Marquez is still in recovery mode from his latest surgery, working to build strength in the arm and communicate his feedback to his Repsol Honda crew and Honda engineers, as they work to build the 2023 RC213V. Obviously he wants good results, but the prime focus at the moment is continuing to get back up to full fitness and work towards regaining his crown in 2023.
Last time Marquez was at Motegi in 2019 he scored a famous win that secured that year’s MotoGP Constructors World Championship for Honda, its eighth in nine years, two weeks after he had won his sixth MotoGP Riders World Championship in seven years. Marquez’s 2019 season – 12 victories and six second places from 19 races – is arguably the greatest premier-class campaign of all time, during an era when the motorcycles have never been more closely matched and the racing never closer.
Marquez has a great record at Motegi. He also won the Japanese MotoGP round in 2018, when he beat fellow RC213V rider Cal Crutchlow (LCR Honda CASTROL RC213V) by 1.5 seconds, and also in 2016. In 2012 he took Moto2 victory at Motegi aboard a Honda CBR600-powered Suter and in 2010 he took the 125cc win.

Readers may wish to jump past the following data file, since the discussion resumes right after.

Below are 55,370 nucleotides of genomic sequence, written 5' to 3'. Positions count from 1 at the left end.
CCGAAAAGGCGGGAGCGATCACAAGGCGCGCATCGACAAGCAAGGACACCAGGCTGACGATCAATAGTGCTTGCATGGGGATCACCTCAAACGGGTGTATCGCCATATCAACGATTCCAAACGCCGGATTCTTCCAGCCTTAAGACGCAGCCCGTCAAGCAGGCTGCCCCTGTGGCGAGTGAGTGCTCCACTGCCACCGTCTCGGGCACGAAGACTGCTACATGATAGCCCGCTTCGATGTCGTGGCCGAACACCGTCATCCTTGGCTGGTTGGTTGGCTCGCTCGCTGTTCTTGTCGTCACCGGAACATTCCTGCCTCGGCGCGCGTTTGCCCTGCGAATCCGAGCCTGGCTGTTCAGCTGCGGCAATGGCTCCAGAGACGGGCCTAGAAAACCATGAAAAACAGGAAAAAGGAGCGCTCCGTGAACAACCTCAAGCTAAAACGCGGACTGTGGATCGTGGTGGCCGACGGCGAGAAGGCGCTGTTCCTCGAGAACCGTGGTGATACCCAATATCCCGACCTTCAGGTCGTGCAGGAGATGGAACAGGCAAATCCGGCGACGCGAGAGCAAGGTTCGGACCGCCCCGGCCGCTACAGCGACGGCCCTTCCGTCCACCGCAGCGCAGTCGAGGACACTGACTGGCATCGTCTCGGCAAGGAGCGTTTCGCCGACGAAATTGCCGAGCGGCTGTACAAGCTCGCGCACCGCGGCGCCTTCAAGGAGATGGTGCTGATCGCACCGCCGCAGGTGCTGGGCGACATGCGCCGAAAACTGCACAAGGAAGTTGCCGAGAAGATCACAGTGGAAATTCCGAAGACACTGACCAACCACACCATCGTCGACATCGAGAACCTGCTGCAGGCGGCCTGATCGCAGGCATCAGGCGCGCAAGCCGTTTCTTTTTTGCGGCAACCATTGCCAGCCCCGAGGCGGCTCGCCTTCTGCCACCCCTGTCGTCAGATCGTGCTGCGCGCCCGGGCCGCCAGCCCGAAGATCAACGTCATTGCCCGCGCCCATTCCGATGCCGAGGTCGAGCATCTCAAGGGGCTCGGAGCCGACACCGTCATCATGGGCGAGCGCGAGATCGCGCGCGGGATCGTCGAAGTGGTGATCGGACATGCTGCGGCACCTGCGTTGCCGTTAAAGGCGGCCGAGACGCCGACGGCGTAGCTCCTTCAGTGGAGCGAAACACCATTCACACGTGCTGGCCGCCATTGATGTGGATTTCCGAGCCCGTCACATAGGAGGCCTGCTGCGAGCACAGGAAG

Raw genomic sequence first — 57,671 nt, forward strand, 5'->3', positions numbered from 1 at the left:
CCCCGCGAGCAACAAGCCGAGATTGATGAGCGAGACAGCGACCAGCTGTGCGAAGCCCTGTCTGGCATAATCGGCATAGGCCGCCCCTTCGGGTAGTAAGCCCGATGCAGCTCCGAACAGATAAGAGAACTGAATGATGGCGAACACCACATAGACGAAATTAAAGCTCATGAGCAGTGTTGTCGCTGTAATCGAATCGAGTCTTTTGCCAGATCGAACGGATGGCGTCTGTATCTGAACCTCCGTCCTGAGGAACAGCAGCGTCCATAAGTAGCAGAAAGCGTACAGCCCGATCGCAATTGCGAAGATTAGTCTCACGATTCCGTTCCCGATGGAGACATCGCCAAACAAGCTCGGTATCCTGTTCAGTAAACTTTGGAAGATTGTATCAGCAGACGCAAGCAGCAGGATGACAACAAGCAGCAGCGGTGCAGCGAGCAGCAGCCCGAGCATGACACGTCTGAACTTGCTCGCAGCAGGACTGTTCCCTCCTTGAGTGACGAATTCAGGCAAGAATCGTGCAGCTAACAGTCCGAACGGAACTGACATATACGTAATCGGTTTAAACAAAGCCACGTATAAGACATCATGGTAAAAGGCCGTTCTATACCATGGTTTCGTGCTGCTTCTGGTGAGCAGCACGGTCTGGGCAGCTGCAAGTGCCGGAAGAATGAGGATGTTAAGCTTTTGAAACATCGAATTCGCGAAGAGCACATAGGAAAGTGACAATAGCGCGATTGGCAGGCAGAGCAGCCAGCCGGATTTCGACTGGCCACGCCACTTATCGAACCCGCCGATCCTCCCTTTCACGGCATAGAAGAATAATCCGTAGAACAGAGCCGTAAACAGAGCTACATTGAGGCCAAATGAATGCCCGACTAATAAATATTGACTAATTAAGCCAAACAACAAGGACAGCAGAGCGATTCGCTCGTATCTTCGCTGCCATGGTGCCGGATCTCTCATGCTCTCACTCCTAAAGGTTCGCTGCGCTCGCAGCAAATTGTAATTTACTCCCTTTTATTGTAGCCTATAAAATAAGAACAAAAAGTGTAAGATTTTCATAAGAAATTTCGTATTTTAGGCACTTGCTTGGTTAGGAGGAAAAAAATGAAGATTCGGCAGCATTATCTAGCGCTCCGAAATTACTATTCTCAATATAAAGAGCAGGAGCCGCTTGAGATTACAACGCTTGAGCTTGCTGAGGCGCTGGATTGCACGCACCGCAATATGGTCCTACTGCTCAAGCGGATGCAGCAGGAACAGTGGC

This will be a particularly important weekend for Nakagami, who gets to race in his home country for the first time in three years. However, the 30-year-old from Chiba won’t have an easy time at Motegi, because he is nursing injuries to his right hand, sustained during that tumble in last Sunday’s race. On Monday he underwent surgery in Barcelona to fix tendon damage to the fourth and fifth fingers, so he will need to undergo a medical check at Motegi on Thursday, prior to starting practice.
Nakagami had a tough weekend last time he raced at Motegi, due to a shoulder injury received when another rider had knocked him down at an earlier race. He fought his way through the pain barrier to finish 16th, just one place outside the World Championship points, before undergoing surgery on the shoulder.